National Game Registry: Pong

United States Library of Congress

key personnel:
Nolan Bushnell (concept), Al Alcorn (design/program)

original platform:
arcade (1972, Atari)

notable conversions:
Pong consoles (1975, Atari)
Telstar consoles (1976, Coleco)
Atari 2600 (1977, as Video Olympics, Atari)

In the Spring of 1972 Atari co-founder Nolan Bushnell attended a public demonstration of the forthcoming Magnavox Odyssey.  The Odyssey Tennis game made an impact on Bushnell and he charged his new employee, Al Alcorn, with reproducing it, supposedly as a training exercise. The result, Pong, defined and dominated the fledgling video game industry throughout the 1970s. It may have been a plagiarism but it launched the arcade industry and gained exposure for Magnavox’s creation in a way that Magnavox itself failed to do.  Bushnell and his unwitting dupe Alcorn made several changes and even some improvements when they adapted Tennis. The Odyssey game’s ability to move the paddles toward and away from the net and the ability to place spin on ball services was removed, simplifying the game to some degree. In an improvement, the angle of the ball’s rebound is determined by the portion of the paddle that it contacts. Additionally, the ball speed gradually increases as rallies progress. Atari made two more alterations that proved to be quite shrewd; the addition of an on-screen score and the implementation of sound effects. Unfortunately, like the Odyssey, there is no ROM or CPU present, meaning there is no single player mode. Still, the game proved to be a wild success and was followed by several variations.  Pong Doubles allowed for 2-on-2 play while Quadrapong introduced every-man-for-himself four player action.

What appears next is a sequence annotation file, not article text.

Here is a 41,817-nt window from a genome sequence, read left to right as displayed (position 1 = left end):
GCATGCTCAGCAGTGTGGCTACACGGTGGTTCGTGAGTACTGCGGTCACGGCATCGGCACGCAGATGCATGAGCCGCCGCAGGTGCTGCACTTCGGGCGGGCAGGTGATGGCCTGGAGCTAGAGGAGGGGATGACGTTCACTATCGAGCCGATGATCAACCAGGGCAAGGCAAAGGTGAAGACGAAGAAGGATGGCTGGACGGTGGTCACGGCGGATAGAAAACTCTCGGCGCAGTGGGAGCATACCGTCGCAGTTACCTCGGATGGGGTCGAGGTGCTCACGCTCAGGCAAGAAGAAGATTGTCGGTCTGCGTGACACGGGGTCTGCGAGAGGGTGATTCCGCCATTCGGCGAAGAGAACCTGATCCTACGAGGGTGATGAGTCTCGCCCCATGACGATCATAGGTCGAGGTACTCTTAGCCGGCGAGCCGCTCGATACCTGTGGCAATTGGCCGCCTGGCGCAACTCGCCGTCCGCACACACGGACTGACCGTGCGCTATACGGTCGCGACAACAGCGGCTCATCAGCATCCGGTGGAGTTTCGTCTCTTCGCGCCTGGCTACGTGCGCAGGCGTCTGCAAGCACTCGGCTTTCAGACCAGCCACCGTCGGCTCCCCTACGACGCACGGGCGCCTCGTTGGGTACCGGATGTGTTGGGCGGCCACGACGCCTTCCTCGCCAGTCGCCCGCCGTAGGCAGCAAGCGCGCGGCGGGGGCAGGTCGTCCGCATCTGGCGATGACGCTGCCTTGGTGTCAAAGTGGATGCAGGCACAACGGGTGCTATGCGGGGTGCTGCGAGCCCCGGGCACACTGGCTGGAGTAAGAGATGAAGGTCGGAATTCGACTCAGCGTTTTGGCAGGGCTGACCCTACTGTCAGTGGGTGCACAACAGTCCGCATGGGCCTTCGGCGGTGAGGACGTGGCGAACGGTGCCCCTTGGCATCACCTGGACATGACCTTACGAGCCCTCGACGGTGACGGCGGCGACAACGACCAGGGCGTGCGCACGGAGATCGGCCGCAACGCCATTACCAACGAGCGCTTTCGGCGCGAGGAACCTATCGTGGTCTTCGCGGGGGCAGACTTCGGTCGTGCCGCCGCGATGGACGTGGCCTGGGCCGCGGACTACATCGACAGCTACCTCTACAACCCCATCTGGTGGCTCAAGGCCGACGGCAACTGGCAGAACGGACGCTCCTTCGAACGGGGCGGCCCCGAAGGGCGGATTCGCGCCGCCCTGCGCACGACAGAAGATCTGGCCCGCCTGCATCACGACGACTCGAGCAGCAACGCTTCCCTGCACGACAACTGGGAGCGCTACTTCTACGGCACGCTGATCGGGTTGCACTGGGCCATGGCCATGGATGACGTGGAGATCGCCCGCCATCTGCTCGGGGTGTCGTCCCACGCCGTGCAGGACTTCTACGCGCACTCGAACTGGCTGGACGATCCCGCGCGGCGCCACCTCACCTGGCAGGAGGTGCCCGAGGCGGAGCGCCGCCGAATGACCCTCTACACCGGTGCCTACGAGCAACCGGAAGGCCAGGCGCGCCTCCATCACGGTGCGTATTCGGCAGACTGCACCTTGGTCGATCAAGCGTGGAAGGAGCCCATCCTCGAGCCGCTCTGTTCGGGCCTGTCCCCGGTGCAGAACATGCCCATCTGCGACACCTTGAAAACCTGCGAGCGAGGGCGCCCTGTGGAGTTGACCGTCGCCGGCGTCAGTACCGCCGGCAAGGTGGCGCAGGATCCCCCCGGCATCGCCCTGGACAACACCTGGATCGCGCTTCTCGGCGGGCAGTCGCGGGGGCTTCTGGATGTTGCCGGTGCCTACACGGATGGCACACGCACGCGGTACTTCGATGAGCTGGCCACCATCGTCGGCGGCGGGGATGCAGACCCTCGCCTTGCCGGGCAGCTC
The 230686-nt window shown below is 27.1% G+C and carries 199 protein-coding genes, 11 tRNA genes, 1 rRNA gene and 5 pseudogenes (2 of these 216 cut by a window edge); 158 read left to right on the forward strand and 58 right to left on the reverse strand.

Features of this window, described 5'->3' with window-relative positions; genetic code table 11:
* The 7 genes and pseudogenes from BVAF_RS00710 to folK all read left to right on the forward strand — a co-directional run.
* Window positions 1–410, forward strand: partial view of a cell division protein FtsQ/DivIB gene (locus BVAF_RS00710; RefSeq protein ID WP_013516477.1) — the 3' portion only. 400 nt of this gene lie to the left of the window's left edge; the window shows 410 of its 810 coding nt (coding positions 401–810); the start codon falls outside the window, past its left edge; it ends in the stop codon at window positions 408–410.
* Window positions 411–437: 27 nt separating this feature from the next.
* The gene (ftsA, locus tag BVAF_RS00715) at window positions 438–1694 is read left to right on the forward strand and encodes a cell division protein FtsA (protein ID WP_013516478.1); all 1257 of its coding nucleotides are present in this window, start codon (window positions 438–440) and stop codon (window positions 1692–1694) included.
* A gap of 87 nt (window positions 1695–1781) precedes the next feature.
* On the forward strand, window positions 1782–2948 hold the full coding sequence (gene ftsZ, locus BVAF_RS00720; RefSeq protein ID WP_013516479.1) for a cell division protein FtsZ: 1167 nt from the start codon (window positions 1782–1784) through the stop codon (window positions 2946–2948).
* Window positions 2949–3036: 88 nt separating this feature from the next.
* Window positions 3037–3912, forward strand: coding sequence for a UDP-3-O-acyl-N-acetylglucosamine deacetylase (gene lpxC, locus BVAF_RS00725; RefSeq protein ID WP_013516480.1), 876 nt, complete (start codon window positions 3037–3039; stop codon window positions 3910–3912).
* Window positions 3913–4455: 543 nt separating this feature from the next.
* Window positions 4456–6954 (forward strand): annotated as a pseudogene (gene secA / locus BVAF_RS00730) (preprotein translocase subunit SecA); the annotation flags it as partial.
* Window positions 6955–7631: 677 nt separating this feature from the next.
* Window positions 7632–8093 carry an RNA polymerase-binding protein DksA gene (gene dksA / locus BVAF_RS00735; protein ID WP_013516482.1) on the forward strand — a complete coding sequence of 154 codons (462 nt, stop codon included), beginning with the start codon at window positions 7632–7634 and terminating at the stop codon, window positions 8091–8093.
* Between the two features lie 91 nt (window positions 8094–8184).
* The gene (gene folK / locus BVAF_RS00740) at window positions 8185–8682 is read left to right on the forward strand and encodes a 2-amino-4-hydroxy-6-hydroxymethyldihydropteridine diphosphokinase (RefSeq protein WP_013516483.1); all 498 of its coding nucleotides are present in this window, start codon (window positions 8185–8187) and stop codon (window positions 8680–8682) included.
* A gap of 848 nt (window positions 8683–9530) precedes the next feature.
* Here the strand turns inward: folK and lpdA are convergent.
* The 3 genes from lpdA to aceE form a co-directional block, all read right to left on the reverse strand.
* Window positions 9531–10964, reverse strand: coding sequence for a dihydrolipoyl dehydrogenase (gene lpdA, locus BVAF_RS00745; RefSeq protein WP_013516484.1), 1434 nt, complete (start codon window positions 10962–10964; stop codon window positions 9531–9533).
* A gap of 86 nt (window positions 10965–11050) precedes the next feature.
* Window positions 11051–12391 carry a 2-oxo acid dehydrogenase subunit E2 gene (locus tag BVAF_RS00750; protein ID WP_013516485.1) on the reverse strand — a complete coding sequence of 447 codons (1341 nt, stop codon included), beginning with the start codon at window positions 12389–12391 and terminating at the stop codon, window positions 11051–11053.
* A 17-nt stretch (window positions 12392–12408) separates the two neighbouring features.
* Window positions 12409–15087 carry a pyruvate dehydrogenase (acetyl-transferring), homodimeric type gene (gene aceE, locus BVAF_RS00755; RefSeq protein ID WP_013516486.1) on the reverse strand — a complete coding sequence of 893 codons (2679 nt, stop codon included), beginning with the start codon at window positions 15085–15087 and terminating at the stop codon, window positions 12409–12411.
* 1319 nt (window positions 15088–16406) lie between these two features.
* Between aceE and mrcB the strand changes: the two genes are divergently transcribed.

Pong was inducted on March 12th, 2009.

Visit the National Game Registry to view more inductees.

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